Philosophical Underpinnings: From Reflection to Transformation


Here is my philosophy of education from about 6 years ago when I was the Principal of Yarrow Elementary School. I feel that it continues to fit with my current thinking – with a few adjustments. I have had the opportunity over the past 6 years to work with a wide range of very thoughtful educators who have impacted and continued to shape my thinking.

The changes that I would make today are explained at the end of the piece.

2010 Philosophy of Education
Teaching affects learning. The better we teach, the better our students will learn.
I believe providing teachers and staff with the best tools to teach is of paramount
importance if we expect our students to learn to their potential. These tools
include best teaching approaches, assessment strategies, available resources
including technology, and collaboration.

Connect, Process, Transform, & Reflect are four steps required to teach powerful
and effective lessons – to any age group, regardless of curriculum. Students
need to connect to the lesson and realize their learning goal so that they are
motivated to learn more. Secondly, they need to be taught skills and strategies to
process the information presented to them so that they can make sense of the
new material. In step three, transform, the students need an authentic
opportunity to apply what they have just learned in a new situation. Finally,
students (and teachers) need to reflect on the lesson to assess whether the
learning goals were achieved – or not.

Key to powerful teaching is authentic assessment. Formative assessment tools
must be used with students to not only figure out where to begin instruction, but
also to monitor if students are understanding the concepts and ideas being
taught. These “tools” can range from classroom observations to more formal
assignments or tests. I believe all assessment is formative – until the students
“get it” at which point it suddenly transforms to summative assessment. How else
can we ensure success for all students & teachers?

We need to discard the idea that covering curriculum is good enough. Textbooks
are not the backbone of an educational program – differentiated instruction is. In
our educational reality textbooks are only one type of resource. Progressive
teachers use a variety of resources to create appropriate and effective programs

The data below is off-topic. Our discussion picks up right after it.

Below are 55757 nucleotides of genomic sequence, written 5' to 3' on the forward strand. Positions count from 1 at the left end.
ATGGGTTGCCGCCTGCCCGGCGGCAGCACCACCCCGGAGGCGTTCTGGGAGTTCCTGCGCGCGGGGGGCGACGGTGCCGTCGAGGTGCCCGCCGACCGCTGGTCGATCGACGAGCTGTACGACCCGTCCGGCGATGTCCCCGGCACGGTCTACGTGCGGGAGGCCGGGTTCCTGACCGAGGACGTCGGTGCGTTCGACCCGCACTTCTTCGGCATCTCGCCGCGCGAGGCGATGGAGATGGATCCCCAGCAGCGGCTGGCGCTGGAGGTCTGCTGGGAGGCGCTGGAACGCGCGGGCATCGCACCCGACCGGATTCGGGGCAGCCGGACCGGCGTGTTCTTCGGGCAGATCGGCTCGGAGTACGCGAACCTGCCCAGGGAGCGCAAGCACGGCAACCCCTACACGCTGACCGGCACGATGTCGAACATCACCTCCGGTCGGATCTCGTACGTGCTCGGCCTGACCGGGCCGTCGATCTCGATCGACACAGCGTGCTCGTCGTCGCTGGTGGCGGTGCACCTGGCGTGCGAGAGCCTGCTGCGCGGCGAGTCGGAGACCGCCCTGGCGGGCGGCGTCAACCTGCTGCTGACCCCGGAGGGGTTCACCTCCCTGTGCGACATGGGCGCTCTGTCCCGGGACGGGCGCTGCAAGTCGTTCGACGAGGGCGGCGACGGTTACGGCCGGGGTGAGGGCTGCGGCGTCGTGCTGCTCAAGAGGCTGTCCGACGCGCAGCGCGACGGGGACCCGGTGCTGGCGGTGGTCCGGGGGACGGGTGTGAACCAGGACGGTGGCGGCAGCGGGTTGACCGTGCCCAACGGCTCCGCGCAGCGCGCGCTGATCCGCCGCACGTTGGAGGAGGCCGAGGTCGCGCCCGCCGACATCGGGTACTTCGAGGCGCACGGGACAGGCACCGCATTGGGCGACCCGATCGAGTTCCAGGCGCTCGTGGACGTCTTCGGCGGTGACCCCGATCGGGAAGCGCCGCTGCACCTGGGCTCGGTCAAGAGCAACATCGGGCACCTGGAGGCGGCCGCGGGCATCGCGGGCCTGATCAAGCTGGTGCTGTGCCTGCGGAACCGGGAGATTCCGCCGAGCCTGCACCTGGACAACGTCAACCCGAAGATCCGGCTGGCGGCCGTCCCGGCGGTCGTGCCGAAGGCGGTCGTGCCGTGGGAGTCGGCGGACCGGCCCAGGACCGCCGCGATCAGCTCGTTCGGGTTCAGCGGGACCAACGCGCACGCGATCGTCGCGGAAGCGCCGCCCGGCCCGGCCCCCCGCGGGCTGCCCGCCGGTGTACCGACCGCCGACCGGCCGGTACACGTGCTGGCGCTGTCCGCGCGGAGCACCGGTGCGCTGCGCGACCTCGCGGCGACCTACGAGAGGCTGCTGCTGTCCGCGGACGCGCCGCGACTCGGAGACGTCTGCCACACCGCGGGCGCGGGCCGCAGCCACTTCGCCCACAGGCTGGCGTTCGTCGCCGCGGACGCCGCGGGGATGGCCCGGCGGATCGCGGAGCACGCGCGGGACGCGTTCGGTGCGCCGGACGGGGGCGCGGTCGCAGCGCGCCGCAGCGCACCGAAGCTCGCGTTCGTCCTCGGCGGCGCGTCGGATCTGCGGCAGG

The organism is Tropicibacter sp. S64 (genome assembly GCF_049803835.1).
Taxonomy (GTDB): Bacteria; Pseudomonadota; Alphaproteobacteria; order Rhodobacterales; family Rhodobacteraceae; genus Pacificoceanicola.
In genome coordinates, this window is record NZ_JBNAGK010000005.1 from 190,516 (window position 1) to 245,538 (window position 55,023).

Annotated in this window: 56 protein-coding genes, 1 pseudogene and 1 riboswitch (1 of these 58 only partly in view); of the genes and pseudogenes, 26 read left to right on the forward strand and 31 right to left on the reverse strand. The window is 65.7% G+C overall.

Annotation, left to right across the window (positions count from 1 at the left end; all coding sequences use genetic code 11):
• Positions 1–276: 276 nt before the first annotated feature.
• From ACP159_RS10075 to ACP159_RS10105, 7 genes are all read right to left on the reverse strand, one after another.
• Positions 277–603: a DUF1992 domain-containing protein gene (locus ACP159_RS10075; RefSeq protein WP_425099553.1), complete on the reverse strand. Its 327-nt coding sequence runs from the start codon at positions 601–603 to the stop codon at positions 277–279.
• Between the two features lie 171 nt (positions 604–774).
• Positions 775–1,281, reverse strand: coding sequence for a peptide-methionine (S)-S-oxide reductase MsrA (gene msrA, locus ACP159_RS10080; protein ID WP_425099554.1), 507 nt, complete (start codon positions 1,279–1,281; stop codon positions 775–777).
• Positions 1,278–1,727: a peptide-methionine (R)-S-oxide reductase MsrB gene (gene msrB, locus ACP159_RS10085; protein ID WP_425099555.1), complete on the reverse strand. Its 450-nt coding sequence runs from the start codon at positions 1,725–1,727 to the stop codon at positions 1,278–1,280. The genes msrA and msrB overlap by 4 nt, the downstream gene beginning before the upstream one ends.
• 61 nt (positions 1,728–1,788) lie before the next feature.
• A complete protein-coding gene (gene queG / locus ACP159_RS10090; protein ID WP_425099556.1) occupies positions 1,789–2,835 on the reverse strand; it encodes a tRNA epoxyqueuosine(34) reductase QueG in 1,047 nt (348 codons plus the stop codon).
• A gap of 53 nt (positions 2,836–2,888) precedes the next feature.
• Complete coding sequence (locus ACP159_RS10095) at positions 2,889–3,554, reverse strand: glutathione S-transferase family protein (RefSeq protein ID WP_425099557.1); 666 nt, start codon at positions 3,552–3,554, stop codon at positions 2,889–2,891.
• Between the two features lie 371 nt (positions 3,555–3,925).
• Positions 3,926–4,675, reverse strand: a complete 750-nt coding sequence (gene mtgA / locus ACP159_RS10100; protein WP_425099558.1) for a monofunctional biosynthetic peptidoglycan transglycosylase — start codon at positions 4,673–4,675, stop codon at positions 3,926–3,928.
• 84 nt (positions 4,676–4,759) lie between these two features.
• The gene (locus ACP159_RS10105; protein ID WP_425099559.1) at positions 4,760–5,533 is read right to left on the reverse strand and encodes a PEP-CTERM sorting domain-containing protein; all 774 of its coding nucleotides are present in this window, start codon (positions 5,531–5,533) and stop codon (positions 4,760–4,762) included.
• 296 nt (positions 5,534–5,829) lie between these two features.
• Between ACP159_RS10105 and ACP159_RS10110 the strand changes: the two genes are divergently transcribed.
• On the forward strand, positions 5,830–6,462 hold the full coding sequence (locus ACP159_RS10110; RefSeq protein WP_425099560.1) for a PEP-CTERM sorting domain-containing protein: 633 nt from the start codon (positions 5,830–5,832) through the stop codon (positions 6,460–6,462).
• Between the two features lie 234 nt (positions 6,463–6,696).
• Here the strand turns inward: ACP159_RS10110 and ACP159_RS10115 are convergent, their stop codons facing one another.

for their students.

Technology is an important and powerful tool that we as educators need to
understand and utilize to enhance learning – not replace instruction.

These questions by Rick Dufour are starting points in learning conversations:

• What do we want our students to learn?
• How will we know if they have learned it?
• What will we do if they do – or donʼt learn it?

Educators, collaborating in the use of best teaching practices and authentic
assessment, can precipitate real change in learning; change that excites and
motivates both the learner and the educator.

2016 Enhancements:

1.     I have added a couple of questions (in bold italics) to Rick Dufour’s original. It now reads:

a.     What do we want our students to learn?
b.     How will we scaffold the teaching so that students can learn?
c.     How will we keep the learning engaging and applicable?
d.     How will we know if they (our students) have learned?
e.     What are we doing for those students who did not learn?
f.      What are we doing for those who did learn?
g.     How will we do all of this in a practical and replicable fashion?

2.     I would add a piece about RTI (Response to Instruction) as a tiered approach to teach and support all students both academically and socially. We have much work to do in order to create a strong base of Tier One “High Quality Instruction” for all. The ideas and practices around Deeper Learning resonate with me and are moving our system in the right direction.

3.     Balance. I would add a piece about balance to my philosophy. I believe in a balanced approach to instruction and assessment. Simply put, there needs to be a balance between skill work, fluency, comprehension and communication in all curricular areas. (See  Universal Lens Model P.L.A.N. For Better Learning)

4.     I have adopted the term “evidence based” to replace what I used to call “best practices”.

5.     I would expand upon the importance of Performance Standard type assessments.

What have I missed? Please feel free to comment and add your thinking.









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